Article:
It’s a rule of thumb in elections: You can’t endorse candidates if you work in a state agency. When that candidate is on the school board who hired you and can fire you, that endorsement is clearly a conflict of interest. The 31st State Rep. District primary race has been a popcorn eating event for weeks now.
Enter Ralph Taylor, a Capital School District Board of Education member running for the 31st State Rep. seat against incumbent Sean Lynn for the Democratic ticket. Today, he posted the following on his Facebook page:
While Shelton does not come out and say “I endorse Ralph Taylor” it certainly comes across as an endorsement. Especially since it is two days before the Primary. The fact that the Capital Board of Education has allowed Taylor to use the microphone at board meetings to promote his campaign has not been ignored by attendees in the room. One attendee, who wished to remain anonymous for obvious reasons, said the following: “Taylor shouldn’t be using his seat on the board for political purposes. It gives the impression of vote for me or else.”
I wholeheartedly agree. Shelton’s short of a full endorsement definitely dances on that fine line between a reference letter and an endorsement. Is Shelton aware Taylor is using this as leverage in his campaign? I did ask the Taylor campaign on the Facebook post if this was an endorsement or a reference letter. The campaign responded it was “a note of support”. The campaign also asked if I was being “petty again”.
It is a given that district employees are not allowed to promote campaigns for school boards. The same is true for using state time to promote a candidate in elections. This is just weird.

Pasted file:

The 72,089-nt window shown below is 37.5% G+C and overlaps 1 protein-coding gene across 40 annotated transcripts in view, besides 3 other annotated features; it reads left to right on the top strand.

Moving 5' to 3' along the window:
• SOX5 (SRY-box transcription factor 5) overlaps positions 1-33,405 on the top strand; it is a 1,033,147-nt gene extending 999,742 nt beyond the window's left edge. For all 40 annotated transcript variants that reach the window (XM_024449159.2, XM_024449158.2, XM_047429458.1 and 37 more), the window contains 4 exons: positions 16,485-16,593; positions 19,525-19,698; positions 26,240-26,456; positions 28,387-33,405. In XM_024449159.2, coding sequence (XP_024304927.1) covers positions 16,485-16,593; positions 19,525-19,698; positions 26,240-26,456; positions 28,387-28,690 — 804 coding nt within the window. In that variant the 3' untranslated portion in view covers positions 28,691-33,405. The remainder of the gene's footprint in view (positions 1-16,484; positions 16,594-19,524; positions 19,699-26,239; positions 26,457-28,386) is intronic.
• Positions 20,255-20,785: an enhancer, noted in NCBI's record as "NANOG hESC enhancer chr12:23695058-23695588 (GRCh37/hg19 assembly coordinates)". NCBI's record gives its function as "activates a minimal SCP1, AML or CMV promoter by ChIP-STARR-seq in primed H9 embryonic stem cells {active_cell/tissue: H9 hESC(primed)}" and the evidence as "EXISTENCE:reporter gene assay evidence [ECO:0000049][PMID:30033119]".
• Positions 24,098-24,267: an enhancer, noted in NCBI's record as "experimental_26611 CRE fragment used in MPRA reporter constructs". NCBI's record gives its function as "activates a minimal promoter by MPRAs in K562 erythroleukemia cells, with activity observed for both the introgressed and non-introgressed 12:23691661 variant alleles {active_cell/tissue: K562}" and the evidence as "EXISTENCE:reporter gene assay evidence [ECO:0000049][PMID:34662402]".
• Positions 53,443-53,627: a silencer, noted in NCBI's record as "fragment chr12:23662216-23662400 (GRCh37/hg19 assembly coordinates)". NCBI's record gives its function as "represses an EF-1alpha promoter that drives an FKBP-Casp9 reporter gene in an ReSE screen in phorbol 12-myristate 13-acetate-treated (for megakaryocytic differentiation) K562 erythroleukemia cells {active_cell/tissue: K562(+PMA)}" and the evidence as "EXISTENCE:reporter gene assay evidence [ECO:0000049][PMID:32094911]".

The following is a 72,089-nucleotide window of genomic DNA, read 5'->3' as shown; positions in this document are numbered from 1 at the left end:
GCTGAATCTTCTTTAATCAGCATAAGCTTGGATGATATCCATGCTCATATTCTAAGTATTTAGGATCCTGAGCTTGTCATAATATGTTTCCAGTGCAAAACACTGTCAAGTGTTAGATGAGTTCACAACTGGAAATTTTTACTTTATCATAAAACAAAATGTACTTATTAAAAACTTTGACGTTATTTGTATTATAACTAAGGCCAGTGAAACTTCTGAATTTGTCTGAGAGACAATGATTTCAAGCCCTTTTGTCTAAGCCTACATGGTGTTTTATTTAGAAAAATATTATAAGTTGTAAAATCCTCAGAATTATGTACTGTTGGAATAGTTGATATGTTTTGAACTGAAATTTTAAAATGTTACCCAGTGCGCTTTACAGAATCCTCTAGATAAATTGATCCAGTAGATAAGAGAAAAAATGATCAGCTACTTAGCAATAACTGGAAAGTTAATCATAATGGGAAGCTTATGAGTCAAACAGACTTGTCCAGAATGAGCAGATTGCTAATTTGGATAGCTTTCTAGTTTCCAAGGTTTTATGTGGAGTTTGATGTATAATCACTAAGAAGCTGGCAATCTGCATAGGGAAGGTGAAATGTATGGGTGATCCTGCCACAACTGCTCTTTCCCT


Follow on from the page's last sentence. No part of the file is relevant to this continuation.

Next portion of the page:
Ralph Taylor, a Democrat candidate for the 31st District Representative Primary, just unleashed a tirade against the Delaware State Education Association over what he alleges are unfair practices for endorsements.
Continue reading Dover State Rep Candidate Alleges He Got The Shaft From DSEA Over Endorsement
For 32 years, Jean Dowding was a registered Democrat. She filed against incumbent Democrat Sean Lynn in the 31st Rep. District for Delaware in July. But she did NOT file as a Democrat. She switched her party to Republican. While it is certainly any American citizen’s right to switch parties at any time, I do find it a bit suspect she would do so the same day she filed to run against a very liberal candidate.
For the record, I fully endorse Sean Lynn for this seat. He has done an excellent job for his district as well as the State of Delaware. He has been a staunch supporter for public education. He introduced legislation designed for more government transparency and fought valiantly for elimination of the death penalty in Delaware. We need more Sean Lynn and not someone who doesn’t seem to know what party they should be affiliated with unless it is for the sole purpose of running for office. Is she a Democrat or a Republican? 32 years is a long time to register under one party. Why wouldn’t she have attempted to run in the primary against Lynn?
While Dowding has a ton of experience under her belt and she deserves kudos for her service to our country, in reviewing her responses in the Delaware State News, her responses were very wishy-washy. Many of her answers had the “I’ll have to take a look at that”. Voters don’t want to hear that. They want someone who is committed to the issues, not someone who doesn’t really know what those issues are. Sean Lynn knows the issues that Delaware faces and can see past the status quo. Jean Dowding does not have enough information to lead her district much less make the decisions needed based on having all the facts. It is that simple.
For those who may think Dowding could have switched parties at some point during the past 32 years and not the day she filed, voter registration websites state otherwise: